If you aren’t familiar with the Austrian School of Economics, Fredrich Hayek, Ron Paul, Murray Rothbard, Thomas E. Woods, Jr., or Ludwig von Mises, go to the Mises Institute and acquant yourself with the materials there. But also, know that the site is for intermediate to advanced economic readers. If you don’t know anything about economics, Mises probably isn’t the place to start…
One particular recent blog post struck me – Market Prices Versus “Make It So”:
Mark J. Perry alerts us to a great quote from P.J. O’Rourke:
“The free market is not an ideology or a creed or something we’re supposed to take on faith, it’s a measurement. It’s a bathroom scale. I may hate what I see when I step on the bathroom scale, but I can’t pass a law saying I weigh 160 pounds. Authoritarian governments think they can pass that law—a law to change the measurement of things.”
Perry then compares this to a minimum wage law:
A teenager with no work experience steps on a “bathroom scale” that accurately and truthfully measures the market value of unskilled labor, and the scale says “$5.00 per hour.” Politicians pass minimum wage legislation to rig the “bathroom scale” of labor value to instead produce an inaccurate, false inflated reading of “$7.25 per hour.” And they then seem puzzled that more than one out of every four teenagers who is looking for a job is unable to find one, but that’s what happens when you “rig” the “bathroom scale.”
As part of my adventure in health care a couple of weeks ago, I had a rather unpleasant encounter with the scale at the doctor’s office. To think that I could achieve my fitness goals by lobbying my Congressman to pass a law would be absurd. Instead, I’ve changed my diet and exercise habits. In particular, I’ve relied on some advice I first heard from Jeff Tucker: no shower until I’ve done thirty push-ups. I’ve been happy with the results after two weeks, and it’s a nice binding constraint.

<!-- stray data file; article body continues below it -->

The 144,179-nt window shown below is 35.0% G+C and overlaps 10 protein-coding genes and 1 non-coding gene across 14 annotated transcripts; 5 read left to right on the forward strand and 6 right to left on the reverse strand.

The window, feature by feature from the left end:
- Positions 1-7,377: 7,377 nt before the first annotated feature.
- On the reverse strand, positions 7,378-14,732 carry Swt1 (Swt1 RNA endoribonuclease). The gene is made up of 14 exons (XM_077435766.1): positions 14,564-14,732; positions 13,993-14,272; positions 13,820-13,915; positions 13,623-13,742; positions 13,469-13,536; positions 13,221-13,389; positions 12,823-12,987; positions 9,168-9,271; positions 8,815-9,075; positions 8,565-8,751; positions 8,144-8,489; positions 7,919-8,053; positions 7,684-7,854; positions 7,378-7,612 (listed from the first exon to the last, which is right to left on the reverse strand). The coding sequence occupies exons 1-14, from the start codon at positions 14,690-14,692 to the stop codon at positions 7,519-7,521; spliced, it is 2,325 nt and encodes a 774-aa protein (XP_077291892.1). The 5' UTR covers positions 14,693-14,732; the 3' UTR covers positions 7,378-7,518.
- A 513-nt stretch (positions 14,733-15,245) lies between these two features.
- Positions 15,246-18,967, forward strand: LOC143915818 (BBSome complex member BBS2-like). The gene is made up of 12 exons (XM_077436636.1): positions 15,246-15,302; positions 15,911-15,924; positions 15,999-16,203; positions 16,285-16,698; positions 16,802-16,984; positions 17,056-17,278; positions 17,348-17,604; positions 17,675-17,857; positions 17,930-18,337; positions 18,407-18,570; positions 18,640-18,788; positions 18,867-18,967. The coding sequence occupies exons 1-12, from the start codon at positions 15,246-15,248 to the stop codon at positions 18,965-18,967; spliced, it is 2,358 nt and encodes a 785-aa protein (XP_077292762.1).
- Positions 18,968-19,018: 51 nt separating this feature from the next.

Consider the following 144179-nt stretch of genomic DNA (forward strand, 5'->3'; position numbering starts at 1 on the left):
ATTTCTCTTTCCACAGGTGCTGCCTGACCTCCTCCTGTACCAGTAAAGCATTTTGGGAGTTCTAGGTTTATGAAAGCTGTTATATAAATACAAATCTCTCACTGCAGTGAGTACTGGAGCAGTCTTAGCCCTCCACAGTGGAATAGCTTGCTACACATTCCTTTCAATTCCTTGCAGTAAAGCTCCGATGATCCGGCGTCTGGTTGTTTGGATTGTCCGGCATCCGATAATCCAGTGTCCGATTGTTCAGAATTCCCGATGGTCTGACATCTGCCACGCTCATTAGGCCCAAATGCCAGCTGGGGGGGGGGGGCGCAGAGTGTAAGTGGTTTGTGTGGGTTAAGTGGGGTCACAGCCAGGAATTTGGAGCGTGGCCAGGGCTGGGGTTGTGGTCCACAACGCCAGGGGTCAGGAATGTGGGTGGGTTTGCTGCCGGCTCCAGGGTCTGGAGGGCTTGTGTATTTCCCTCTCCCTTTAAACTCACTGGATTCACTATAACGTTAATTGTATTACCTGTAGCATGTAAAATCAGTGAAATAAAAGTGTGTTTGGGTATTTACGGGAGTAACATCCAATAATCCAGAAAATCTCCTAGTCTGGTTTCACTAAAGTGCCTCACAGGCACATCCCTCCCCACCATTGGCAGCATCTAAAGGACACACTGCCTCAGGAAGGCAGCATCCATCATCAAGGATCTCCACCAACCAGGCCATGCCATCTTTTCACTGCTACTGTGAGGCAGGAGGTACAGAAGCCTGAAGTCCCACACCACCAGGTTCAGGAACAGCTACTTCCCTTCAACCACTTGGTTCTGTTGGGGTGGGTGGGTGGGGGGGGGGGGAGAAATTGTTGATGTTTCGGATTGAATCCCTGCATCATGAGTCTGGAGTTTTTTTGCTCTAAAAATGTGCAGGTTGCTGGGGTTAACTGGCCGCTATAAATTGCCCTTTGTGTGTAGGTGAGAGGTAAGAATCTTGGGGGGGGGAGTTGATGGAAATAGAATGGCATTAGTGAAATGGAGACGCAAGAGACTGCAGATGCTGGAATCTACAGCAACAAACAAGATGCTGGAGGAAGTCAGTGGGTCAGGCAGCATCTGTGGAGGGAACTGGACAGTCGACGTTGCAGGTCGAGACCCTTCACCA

Recent heat and humidity offer a similar analogy. It has been really, really hot in Memphis and in other parts of the country. People have suffered as a result. A politician who claimed that he was going to fight a war on heat by passing a “maximum temperature law”–or by switching temperature readings to celsius so that the numbers are smaller–would be laughed at. And yet that same politician who claims that he is helping the poor by passing minimum wage laws, price-gouging statutes, rent control, and other forms of interference with market prices is lauded as a compassionate hero of the downtrodden.
You can’t change heat, humidity, or people’s weight by passing laws. You also can’t change people’s productivity by passing laws. “Make it so” is great campaign rhetoric but it’s lousy economics. In a grocery store a few years ago, I saw someone wearing a t-shirt that reads “Stop Plate Tectonics.” A shirt reading “Stop Supply and Demand” would make just as much sense.
With the dawn of Obamacare, you can bet you will hear more and more about the “costs” of medical care going down. But my boy Tom has that rhetoric figured out:
The difference between prices and costs is not just a fine distinction made by economists. Prices are what pay for costs — and if they do not pay enough to cover the costs, then centuries of history in countries around the world show that the supply is going to decline in quantity or quality, or both. In the case of medical care, the supply is a matter of life and death…
When politicians talk about “bringing down the cost of medical care,” they are not talking about reducing any of these costs by one cent. They are talking about forcing prices down through one scheme or another.
All the existing efforts to control the rising expenses of medical care — whether by government, insurance companies, or health maintenance organizations — are about holding down the amount of money they have to pay out, not about reducing any of the real costs…
For political purposes, what “bringing down the cost of medical care” means is some quick fix that will win votes at the next election, regardless of what the repercussions are thereafter.